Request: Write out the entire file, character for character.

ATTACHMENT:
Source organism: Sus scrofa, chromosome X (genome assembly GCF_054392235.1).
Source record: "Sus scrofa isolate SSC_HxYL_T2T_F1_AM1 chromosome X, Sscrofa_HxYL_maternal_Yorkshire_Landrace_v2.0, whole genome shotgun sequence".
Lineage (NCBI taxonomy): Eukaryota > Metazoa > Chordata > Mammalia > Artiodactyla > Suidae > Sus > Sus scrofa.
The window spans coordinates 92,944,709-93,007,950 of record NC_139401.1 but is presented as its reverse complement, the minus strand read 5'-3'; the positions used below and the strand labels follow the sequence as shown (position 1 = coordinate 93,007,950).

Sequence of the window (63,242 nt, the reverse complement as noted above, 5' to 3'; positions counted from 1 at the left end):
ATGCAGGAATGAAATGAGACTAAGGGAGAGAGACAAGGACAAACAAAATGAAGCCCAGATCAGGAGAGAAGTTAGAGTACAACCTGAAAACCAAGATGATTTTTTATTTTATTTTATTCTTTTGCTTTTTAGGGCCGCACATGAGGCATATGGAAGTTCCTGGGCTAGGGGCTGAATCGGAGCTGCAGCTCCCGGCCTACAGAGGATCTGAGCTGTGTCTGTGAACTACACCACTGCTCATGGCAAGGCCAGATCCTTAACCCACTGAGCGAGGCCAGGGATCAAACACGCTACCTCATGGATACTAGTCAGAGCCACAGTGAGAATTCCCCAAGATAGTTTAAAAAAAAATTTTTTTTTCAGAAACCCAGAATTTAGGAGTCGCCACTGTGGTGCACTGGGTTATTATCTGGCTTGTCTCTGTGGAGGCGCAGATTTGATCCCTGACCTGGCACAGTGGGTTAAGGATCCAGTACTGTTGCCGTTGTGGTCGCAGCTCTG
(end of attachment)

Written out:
Source organism: Sus scrofa, chromosome X (genome assembly GCF_054392235.1).
Source record: "Sus scrofa isolate SSC_HxYL_T2T_F1_AM1 chromosome X, Sscrofa_HxYL_maternal_Yorkshire_Landrace_v2.0, whole genome shotgun sequence".
Lineage (NCBI taxonomy): Eukaryota > Metazoa > Chordata > Mammalia > Artiodactyla > Suidae > Sus > Sus scrofa.
The window spans coordinates 92,944,709-93,007,950 of record NC_139401.1 but is presented as its reverse complement, the minus strand read 5'-3'; the positions used below and the strand labels follow the sequence as shown (position 1 = coordinate 93,007,950).

Sequence of the window (63,242 nt, the reverse complement as noted above, 5' to 3'; positions counted from 1 at the left end):
ATGCAGGAATGAAATGAGACTAAGGGAGAGAGACAAGGACAAACAAAATGAAGCCCAGATCAGGAGAGAAGTTAGAGTACAACCTGAAAACCAAGATGATTTTTTATTTTATTTTATTCTTTTGCTTTTTAGGGCCGCACATGAGGCATATGGAAGTTCCTGGGCTAGGGGCTGAATCGGAGCTGCAGCTCCCGGCCTACAGAGGATCTGAGCTGTGTCTGTGAACTACACCACTGCTCATGGCAAGGCCAGATCCTTAACCCACTGAGCGAGGCCAGGGATCAAACACGCTACCTCATGGATACTAGTCAGAGCCACAGTGAGAATTCCCCAAGATAGTTTAAAAAAAAATTTTTTTTTCAGAAACCCAGAATTTAGGAGTCGCCACTGTGGTGCACTGGGTTATTATCTGGCTTGTCTCTGTGGAGGCGCAGATTTGATCCCTGACCTGGCACAGTGGGTTAAGGATCCAGTACTGTTGCCGTTGTGGTCGCAGCTCTG